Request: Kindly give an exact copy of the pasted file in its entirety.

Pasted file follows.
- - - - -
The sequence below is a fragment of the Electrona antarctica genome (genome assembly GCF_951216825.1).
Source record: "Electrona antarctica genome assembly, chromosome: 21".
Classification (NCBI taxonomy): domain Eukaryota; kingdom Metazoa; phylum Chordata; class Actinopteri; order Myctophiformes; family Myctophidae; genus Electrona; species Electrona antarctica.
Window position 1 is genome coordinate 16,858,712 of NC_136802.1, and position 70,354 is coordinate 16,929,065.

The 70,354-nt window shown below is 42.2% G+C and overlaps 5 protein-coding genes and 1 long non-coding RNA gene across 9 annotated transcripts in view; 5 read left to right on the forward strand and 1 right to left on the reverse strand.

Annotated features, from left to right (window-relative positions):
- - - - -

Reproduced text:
The sequence below is a fragment of the Electrona antarctica genome (genome assembly GCF_951216825.1).
Source record: "Electrona antarctica genome assembly, chromosome: 21".
Classification (NCBI taxonomy): domain Eukaryota; kingdom Metazoa; phylum Chordata; class Actinopteri; order Myctophiformes; family Myctophidae; genus Electrona; species Electrona antarctica.
Window position 1 is genome coordinate 16,858,712 of NC_136802.1, and position 70,354 is coordinate 16,929,065.

The 70,354-nt window shown below is 42.2% G+C and overlaps 5 protein-coding genes and 1 long non-coding RNA gene across 9 annotated transcripts in view; 5 read left to right on the forward strand and 1 right to left on the reverse strand.

Annotated features, from left to right (window-relative positions):